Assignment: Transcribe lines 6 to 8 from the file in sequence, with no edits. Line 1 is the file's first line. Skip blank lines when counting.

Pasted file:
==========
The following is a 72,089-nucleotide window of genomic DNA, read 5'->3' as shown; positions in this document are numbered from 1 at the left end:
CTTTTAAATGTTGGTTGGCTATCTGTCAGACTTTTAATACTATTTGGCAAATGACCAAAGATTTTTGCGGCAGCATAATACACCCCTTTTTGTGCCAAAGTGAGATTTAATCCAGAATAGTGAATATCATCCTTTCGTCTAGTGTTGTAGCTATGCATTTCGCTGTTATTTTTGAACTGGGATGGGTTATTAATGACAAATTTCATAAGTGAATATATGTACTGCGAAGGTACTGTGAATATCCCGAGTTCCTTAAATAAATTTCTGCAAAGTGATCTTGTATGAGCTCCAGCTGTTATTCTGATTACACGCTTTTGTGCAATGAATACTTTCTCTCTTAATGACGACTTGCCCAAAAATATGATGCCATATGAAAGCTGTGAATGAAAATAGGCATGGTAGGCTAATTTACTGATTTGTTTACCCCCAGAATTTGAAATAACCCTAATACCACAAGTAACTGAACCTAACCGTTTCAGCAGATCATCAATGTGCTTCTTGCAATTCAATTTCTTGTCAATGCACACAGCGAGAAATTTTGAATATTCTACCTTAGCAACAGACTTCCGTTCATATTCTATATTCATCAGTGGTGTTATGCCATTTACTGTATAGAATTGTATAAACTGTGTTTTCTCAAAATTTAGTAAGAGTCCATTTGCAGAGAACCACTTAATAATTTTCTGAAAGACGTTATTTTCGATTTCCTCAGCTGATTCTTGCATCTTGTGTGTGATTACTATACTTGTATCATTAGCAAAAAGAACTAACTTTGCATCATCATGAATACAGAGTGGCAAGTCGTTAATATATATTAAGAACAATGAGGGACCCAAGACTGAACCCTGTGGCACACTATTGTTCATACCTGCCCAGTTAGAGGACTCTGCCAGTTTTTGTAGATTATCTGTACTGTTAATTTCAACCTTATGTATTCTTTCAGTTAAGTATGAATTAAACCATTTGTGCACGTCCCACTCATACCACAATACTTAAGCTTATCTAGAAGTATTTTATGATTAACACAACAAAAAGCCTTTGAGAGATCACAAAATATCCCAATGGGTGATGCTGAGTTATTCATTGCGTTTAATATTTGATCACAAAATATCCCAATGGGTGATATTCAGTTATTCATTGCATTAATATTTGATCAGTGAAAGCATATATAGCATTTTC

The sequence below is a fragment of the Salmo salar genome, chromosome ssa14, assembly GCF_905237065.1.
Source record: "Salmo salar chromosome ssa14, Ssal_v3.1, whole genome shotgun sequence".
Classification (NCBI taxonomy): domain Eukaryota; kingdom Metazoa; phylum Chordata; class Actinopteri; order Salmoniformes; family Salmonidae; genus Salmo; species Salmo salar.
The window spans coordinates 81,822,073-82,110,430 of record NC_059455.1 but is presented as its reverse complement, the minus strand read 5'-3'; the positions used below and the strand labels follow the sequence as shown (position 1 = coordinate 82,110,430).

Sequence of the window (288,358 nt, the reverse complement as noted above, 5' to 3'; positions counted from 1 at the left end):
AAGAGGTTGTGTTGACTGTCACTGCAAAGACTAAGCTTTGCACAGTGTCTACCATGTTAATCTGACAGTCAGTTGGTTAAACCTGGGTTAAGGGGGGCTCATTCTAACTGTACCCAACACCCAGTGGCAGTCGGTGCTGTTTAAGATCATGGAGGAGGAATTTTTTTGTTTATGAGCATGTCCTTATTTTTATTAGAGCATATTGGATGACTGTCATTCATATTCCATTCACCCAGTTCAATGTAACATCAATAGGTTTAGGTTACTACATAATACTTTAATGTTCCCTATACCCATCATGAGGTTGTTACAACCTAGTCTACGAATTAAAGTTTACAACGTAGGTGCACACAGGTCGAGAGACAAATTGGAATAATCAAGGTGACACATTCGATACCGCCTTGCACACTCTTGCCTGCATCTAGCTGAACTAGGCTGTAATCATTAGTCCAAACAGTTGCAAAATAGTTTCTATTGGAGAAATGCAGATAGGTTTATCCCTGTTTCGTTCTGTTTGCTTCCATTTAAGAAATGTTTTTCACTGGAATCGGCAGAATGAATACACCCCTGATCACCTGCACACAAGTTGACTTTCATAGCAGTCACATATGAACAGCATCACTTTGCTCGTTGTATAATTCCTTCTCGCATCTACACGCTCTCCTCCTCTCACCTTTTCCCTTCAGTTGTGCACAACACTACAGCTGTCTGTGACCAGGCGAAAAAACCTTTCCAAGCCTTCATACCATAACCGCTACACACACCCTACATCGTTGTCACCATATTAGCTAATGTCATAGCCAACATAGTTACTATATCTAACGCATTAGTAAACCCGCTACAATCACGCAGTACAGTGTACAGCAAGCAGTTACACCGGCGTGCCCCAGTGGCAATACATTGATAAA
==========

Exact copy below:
The window spans coordinates 81,822,073-82,110,430 of record NC_059455.1 but is presented as its reverse complement, the minus strand read 5'-3'; the positions used below and the strand labels follow the sequence as shown (position 1 = coordinate 82,110,430).

Sequence of the window (288,358 nt, the reverse complement as noted above, 5' to 3'; positions counted from 1 at the left end):
AAGAGGTTGTGTTGACTGTCACTGCAAAGACTAAGCTTTGCACAGTGTCTACCATGTTAATCTGACAGTCAGTTGGTTAAACCTGGGTTAAGGGGGGCTCATTCTAACTGTACCCAACACCCAGTGGCAGTCGGTGCTGTTTAAGATCATGGAGGAGGAATTTTTTTGTTTATGAGCATGTCCTTATTTTTATTAGAGCATATTGGATGACTGTCATTCATATTCCATTCACCCAGTTCAATGTAACATCAATAGGTTTAGGTTACTACATAATACTTTAATGTTCCCTATACCCATCATGAGGTTGTTACAACCTAGTCTACGAATTAAAGTTTACAACGTAGGTGCACACAGGTCGAGAGACAAATTGGAATAATCAAGGTGACACATTCGATACCGCCTTGCACACTCTTGCCTGCATCTAGCTGAACTAGGCTGTAATCATTAGTCCAAACAGTTGCAAAATAGTTTCTATTGGAGAAATGCAGATAGGTTTATCCCTGTTTCGTTCTGTTTGCTTCCATTTAAGAAATGTTTTTCACTGGAATCGGCAGAATGAATACACCCCTGATCACCTGCACACAAGTTGACTTTCATAGCAGTCACATATGAACAGCATCACTTTGCTCGTTGTATAATTCCTTCTCGCATCTACACGCTCTCCTCCTCTCACCTTTTCCCTTCAGTTGTGCACAACACTACAGCTGTCTGTGACCAGGCGAAAAAACCTTTCCAAGCCTTCATACCATAACCGCTACACACACCCTACATCGTTGTCACCATATTAGCTAATGTCATAGCCAACATAGTTACTATATCTAACGCATTAGTAAACCCGCTACAATCACGCAGTACAGTGTACAGCAAGCAGTTACACCGGCGTGCCCCAGTGGCAATACATTGATAAA